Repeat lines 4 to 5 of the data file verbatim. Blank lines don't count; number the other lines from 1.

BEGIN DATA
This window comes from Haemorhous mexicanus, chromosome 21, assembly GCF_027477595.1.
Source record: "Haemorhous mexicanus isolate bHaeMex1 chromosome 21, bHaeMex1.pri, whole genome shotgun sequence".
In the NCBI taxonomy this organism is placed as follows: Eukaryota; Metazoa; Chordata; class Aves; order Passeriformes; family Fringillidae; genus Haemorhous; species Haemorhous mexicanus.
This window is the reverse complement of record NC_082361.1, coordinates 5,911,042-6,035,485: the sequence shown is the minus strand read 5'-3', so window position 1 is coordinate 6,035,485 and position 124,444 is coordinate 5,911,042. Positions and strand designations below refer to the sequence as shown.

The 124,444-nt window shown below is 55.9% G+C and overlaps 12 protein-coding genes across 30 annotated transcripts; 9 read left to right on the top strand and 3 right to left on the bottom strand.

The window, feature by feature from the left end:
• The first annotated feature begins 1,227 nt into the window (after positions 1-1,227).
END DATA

This window is the reverse complement of record NC_082361.1, coordinates 5,911,042-6,035,485: the sequence shown is the minus strand read 5'-3', so window position 1 is coordinate 6,035,485 and position 124,444 is coordinate 5,911,042. Positions and strand designations below refer to the sequence as shown.

The 124,444-nt window shown below is 55.9% G+C and overlaps 12 protein-coding genes across 30 annotated transcripts; 9 read left to right on the top strand and 3 right to left on the bottom strand.